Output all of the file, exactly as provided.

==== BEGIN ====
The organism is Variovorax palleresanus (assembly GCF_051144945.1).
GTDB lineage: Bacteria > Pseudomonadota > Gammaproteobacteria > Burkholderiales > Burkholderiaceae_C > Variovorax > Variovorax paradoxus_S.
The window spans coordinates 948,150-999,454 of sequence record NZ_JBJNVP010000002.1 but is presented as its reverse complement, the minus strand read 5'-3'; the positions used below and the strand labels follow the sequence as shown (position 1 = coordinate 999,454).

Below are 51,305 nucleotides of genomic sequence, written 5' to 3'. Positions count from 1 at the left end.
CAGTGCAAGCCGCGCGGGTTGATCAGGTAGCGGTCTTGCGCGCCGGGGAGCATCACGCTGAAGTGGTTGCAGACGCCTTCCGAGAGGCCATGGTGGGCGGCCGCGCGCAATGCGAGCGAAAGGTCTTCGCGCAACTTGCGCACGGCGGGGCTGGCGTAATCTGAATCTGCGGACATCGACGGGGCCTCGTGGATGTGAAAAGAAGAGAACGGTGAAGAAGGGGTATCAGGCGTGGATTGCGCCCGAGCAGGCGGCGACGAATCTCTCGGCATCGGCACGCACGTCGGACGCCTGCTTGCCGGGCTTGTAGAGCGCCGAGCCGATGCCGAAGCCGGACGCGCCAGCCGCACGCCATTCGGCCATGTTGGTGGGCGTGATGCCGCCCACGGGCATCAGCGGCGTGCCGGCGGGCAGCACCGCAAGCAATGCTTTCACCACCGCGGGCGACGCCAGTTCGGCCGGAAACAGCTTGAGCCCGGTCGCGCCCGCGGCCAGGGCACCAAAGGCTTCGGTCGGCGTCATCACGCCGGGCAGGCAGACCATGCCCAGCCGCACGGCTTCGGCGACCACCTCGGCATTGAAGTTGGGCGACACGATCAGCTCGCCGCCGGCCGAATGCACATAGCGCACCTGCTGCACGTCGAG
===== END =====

The organism is Variovorax palleresanus (assembly GCF_051144945.1).
GTDB lineage: Bacteria > Pseudomonadota > Gammaproteobacteria > Burkholderiales > Burkholderiaceae_C > Variovorax > Variovorax paradoxus_S.
The window spans coordinates 948,150-999,454 of sequence record NZ_JBJNVP010000002.1 but is presented as its reverse complement, the minus strand read 5'-3'; the positions used below and the strand labels follow the sequence as shown (position 1 = coordinate 999,454).

Below are 51,305 nucleotides of genomic sequence, written 5' to 3'. Positions count from 1 at the left end.
CAGTGCAAGCCGCGCGGGTTGATCAGGTAGCGGTCTTGCGCGCCGGGGAGCATCACGCTGAAGTGGTTGCAGACGCCTTCCGAGAGGCCATGGTGGGCGGCCGCGCGCAATGCGAGCGAAAGGTCTTCGCGCAACTTGCGCACGGCGGGGCTGGCGTAATCTGAATCTGCGGACATCGACGGGGCCTCGTGGATGTGAAAAGAAGAGAACGGTGAAGAAGGGGTATCAGGCGTGGATTGCGCCCGAGCAGGCGGCGACGAATCTCTCGGCATCGGCACGCACGTCGGACGCCTGCTTGCCGGGCTTGTAGAGCGCCGAGCCGATGCCGAAGCCGGACGCGCCAGCCGCACGCCATTCGGCCATGTTGGTGGGCGTGATGCCGCCCACGGGCATCAGCGGCGTGCCGGCGGGCAGCACCGCAAGCAATGCTTTCACCACCGCGGGCGACGCCAGTTCGGCCGGAAACAGCTTGAGCCCGGTCGCGCCCGCGGCCAGGGCACCAAAGGCTTCGGTCGGCGTCATCACGCCGGGCAGGCAGACCATGCCCAGCCGCACGGCTTCGGCGACCACCTCGGCATTGAAGTTGGGCGACACGATCAGCTCGCCGCCGGCCGAATGCACATAGCGCACCTGCTGCACGTCGAG